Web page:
Someone waking up inside of WEST, the French tokamak located barely one kilometre away from ITER, would think they had been transported into an alien spaceship—and more specifically, into the stranded star-faring vessel in the movie Alien (1979), with its strange ribcage-like walls and dull metal vertebrae. Last week, a (perfectly awake) Newsline reporter was privileged to spend a few hours inside the machine's plasma chamber, where some of the longest plasma shots in fusion history were produced.
WEST is more than an upgrade from the quarter-century-old Tore Supra tokamak: it is a reinvented machine that now serves as a test bench and risk-limiter for ITER. Having replaced its previous carbon/carbon fibre limiter with an ITER-grade full-tungsten divertor (hence the "W" in WEST, for the chemical symbol of tungsten), the tokamak launched its first experimental campaign in 2017 with only a few actively cooled plasma-facing units. Five years later WEST, housed at the French nuclear research centre CEA Cadarache, had a fully operational ITER-grade divertor and had launched its "Phase II" campaign centred on a succession of high-fluence pulses reaching or exceeding 100 seconds.
With a plasma volume of 15 cubic metres, WEST is a medium-size tokamak comparable to Korea's KSTAR (~17 m³), Germany's Asdex Upgrade (~13 m³) or China's EAST (~17 m³). Only the European JET (80 m³) and the Europe-Japan JT60-SA (140 m³, in commissioning) offer more plasma volume.
With a new experimental campaign set to begin in November, WEST is presently being conditioned and equipped with new systems and components. A refurbished electron cyclotron resonance heating (ECRH) antenna has been installed, a small proportion of Chinese-procured divertor elements have been replaced with European equivalents, divertor elements are being equipped with ITER-like divertor thermocouples, and various cleaning and analysis operations are being performed.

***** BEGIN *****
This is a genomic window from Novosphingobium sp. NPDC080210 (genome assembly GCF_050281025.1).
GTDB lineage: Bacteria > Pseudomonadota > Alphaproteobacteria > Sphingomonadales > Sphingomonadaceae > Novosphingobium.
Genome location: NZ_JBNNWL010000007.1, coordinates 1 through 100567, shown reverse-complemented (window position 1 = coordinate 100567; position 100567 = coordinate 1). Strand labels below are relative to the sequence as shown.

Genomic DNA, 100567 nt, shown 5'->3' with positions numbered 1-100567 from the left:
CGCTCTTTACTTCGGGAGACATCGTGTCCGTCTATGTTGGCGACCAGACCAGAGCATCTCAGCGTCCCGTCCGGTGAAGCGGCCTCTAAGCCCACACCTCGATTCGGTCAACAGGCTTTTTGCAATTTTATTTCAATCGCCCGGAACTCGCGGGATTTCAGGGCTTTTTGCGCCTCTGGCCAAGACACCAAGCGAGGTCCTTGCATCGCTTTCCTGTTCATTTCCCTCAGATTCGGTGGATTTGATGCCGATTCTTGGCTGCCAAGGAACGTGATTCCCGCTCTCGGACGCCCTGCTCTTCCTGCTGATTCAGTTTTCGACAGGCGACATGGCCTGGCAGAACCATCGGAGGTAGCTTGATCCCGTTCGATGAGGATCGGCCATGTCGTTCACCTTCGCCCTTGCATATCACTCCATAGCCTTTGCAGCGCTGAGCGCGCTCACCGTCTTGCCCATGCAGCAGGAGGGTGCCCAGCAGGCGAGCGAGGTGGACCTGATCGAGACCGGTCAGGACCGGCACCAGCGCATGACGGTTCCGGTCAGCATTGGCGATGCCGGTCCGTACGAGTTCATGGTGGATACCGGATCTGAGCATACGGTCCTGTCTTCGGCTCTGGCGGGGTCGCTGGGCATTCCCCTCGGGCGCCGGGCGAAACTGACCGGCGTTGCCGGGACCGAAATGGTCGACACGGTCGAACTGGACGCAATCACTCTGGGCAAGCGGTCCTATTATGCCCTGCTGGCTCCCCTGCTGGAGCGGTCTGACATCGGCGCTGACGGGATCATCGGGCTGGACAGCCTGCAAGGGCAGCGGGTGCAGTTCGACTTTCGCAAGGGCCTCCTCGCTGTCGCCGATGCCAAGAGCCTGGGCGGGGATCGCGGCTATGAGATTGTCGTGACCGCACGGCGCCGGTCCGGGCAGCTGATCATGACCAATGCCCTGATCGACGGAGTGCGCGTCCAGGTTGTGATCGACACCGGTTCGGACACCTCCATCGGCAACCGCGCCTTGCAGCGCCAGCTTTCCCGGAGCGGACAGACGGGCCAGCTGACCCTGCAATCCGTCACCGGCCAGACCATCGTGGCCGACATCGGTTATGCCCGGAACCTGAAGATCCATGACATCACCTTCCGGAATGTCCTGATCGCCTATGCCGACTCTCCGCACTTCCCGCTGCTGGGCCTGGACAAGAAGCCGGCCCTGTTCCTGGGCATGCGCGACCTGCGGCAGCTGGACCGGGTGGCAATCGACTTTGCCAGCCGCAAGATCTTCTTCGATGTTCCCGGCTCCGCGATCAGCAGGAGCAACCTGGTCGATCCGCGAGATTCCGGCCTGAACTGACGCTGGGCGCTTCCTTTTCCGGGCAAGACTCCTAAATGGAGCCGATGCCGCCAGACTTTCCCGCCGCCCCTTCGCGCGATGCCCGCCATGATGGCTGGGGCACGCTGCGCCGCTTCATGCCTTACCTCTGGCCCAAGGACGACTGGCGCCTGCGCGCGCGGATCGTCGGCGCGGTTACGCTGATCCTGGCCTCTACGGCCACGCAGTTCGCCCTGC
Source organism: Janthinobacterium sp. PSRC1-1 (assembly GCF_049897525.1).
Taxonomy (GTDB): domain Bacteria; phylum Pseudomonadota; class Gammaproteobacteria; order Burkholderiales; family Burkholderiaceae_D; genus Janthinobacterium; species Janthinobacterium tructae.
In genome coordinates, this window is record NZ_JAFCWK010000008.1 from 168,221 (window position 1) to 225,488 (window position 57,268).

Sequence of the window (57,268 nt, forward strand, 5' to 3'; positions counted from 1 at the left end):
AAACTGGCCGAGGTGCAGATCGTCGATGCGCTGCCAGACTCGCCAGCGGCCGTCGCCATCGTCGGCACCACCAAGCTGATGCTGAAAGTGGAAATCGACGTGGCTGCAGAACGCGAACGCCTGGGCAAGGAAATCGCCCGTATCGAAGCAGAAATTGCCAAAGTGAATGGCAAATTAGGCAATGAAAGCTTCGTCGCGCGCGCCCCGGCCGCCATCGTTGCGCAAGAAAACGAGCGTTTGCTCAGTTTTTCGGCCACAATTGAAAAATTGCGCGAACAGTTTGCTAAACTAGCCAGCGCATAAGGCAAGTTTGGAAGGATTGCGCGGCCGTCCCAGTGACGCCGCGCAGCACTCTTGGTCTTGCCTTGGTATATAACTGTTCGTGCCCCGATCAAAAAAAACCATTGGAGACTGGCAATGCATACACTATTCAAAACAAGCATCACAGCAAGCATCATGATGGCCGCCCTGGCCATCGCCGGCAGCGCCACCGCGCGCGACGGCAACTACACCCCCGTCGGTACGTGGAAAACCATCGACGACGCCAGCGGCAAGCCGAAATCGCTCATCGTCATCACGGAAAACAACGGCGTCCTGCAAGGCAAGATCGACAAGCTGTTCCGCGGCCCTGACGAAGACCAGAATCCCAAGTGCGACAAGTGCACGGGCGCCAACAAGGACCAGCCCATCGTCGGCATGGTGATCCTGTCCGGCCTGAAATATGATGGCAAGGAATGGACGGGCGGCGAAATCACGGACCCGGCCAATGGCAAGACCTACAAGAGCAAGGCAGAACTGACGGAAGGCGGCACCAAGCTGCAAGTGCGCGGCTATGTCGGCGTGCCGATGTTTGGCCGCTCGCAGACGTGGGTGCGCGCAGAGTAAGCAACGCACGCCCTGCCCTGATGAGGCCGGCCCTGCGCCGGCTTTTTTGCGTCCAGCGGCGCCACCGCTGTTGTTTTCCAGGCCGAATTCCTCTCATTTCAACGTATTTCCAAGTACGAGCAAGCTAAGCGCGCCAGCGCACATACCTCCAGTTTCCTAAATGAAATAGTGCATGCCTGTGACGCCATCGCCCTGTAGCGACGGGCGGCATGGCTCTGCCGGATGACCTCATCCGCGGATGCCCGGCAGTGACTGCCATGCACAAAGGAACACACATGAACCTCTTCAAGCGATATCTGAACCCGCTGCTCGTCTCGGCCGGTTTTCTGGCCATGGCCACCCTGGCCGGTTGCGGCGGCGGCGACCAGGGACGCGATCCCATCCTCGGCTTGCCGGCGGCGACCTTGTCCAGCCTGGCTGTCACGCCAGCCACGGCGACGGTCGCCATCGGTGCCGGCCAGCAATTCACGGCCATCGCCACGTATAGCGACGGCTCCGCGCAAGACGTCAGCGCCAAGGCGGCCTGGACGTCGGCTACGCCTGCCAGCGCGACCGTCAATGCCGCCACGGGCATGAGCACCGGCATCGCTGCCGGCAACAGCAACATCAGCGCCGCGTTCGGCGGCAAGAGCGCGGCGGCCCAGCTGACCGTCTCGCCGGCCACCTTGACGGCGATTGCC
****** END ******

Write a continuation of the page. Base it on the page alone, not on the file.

It is into this veteran but completely rejuvenated machine that this reporter crawled last week at the CEA's invitation.
Running parallel at the bottom of this image, the ITER-grade divertor and its ''baffle,'' whose role is to increase particle pumping efficiency while protecting the divertor; to the right, two lower hybrid current drive (LHCD) antennas that deliver a maximum of 3 MW and 4 MW of heating power respectively. Further into the torus is one of the three ion cyclotron resonance heating (ICRH) antennas, each delivering 3 MW of heating power. The vertical element to the left, attached to the vacuum vessel's inner wall is one of the six ''bumpers'' designed to sustain plasma during start-up and ramp-down (or dedicated experiments) during a few seconds. The upper divertor is visible at the top left of the image. WEST is equipped with two divertors, upper and lower, that provide added flexibility for the experimental program.
This convex mirror is designed to reflect the image of the antenna across the way acquired by the infrared thermography system. Monitoring the thermal parameters of the antennas is essential as overheating could severely damage them. Made in massive molybdenum, the mirrors are actively cooled, and polished to provide high optical quality.
To the left, the recently installed electron cyclotron resonance heating (ECRH) antenna. It will be commissioned in the second semester of the coming year and will progressively deliver 3 MW of heating power.
Construction of Tore Supra, then the second largest tokamak in the world, began at CEA-Cadarache in 1982. The first fusion machine to be equipped with superconducting coils, Tore Supra produced its first plasma in 1988. In 2003, the CEA tokamak established a record for plasma duration with a 6.30-minute-long shot (the record held for close to two decades until the Chinese tokamak EAST achieved a 17-minute shot in 2022). Beginning in 2013 Tore Supra was progressively revamped into WEST to serve as a test bench and risk limiter for ITER.